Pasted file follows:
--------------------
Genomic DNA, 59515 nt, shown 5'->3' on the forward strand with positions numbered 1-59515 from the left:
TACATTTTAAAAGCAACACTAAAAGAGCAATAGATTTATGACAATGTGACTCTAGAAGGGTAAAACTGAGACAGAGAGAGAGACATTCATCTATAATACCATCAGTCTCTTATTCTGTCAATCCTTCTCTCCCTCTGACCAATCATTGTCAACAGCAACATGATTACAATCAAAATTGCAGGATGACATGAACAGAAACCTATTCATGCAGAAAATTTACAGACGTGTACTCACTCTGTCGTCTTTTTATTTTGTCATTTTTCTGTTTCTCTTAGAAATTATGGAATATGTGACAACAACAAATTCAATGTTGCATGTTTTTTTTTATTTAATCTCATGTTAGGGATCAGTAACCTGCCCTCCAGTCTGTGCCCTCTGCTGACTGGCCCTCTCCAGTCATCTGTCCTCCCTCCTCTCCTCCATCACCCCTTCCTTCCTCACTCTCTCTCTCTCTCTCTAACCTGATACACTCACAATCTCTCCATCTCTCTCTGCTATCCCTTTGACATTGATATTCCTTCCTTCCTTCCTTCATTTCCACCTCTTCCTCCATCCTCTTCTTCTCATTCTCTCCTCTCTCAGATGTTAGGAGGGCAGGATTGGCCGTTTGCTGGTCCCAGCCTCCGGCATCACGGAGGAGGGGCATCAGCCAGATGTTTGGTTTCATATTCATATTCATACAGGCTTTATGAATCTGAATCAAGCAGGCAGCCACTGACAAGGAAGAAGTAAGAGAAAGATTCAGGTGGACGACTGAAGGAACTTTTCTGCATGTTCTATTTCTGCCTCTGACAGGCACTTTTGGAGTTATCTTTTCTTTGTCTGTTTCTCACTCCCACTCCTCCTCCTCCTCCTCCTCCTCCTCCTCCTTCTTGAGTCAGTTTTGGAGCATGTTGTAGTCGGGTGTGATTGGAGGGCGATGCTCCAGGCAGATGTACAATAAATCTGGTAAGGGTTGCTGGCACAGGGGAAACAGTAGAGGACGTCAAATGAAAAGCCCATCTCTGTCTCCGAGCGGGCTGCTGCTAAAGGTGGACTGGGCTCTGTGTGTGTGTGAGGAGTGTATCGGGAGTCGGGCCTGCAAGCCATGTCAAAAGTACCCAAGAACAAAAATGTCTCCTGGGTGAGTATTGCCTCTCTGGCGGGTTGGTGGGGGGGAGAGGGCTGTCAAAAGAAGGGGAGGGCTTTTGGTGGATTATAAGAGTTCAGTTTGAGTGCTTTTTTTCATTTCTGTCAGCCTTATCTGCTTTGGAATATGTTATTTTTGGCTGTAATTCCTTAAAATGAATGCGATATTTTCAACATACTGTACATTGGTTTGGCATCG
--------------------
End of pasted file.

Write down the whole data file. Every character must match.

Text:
Genomic DNA, 59515 nt, shown 5'->3' on the forward strand with positions numbered 1-59515 from the left:
TACATTTTAAAAGCAACACTAAAAGAGCAATAGATTTATGACAATGTGACTCTAGAAGGGTAAAACTGAGACAGAGAGAGAGACATTCATCTATAATACCATCAGTCTCTTATTCTGTCAATCCTTCTCTCCCTCTGACCAATCATTGTCAACAGCAACATGATTACAATCAAAATTGCAGGATGACATGAACAGAAACCTATTCATGCAGAAAATTTACAGACGTGTACTCACTCTGTCGTCTTTTTATTTTGTCATTTTTCTGTTTCTCTTAGAAATTATGGAATATGTGACAACAACAAATTCAATGTTGCATGTTTTTTTTTATTTAATCTCATGTTAGGGATCAGTAACCTGCCCTCCAGTCTGTGCCCTCTGCTGACTGGCCCTCTCCAGTCATCTGTCCTCCCTCCTCTCCTCCATCACCCCTTCCTTCCTCACTCTCTCTCTCTCTCTCTAACCTGATACACTCACAATCTCTCCATCTCTCTCTGCTATCCCTTTGACATTGATATTCCTTCCTTCCTTCCTTCATTTCCACCTCTTCCTCCATCCTCTTCTTCTCATTCTCTCCTCTCTCAGATGTTAGGAGGGCAGGATTGGCCGTTTGCTGGTCCCAGCCTCCGGCATCACGGAGGAGGGGCATCAGCCAGATGTTTGGTTTCATATTCATATTCATACAGGCTTTATGAATCTGAATCAAGCAGGCAGCCACTGACAAGGAAGAAGTAAGAGAAAGATTCAGGTGGACGACTGAAGGAACTTTTCTGCATGTTCTATTTCTGCCTCTGACAGGCACTTTTGGAGTTATCTTTTCTTTGTCTGTTTCTCACTCCCACTCCTCCTCCTCCTCCTCCTCCTCCTCCTCCTTCTTGAGTCAGTTTTGGAGCATGTTGTAGTCGGGTGTGATTGGAGGGCGATGCTCCAGGCAGATGTACAATAAATCTGGTAAGGGTTGCTGGCACAGGGGAAACAGTAGAGGACGTCAAATGAAAAGCCCATCTCTGTCTCCGAGCGGGCTGCTGCTAAAGGTGGACTGGGCTCTGTGTGTGTGTGAGGAGTGTATCGGGAGTCGGGCCTGCAAGCCATGTCAAAAGTACCCAAGAACAAAAATGTCTCCTGGGTGAGTATTGCCTCTCTGGCGGGTTGGTGGGGGGGAGAGGGCTGTCAAAAGAAGGGGAGGGCTTTTGGTGGATTATAAGAGTTCAGTTTGAGTGCTTTTTTTCATTTCTGTCAGCCTTATCTGCTTTGGAATATGTTATTTTTGGCTGTAATTCCTTAAAATGAATGCGATATTTTCAACATACTGTACATTGGTTTGGCATCG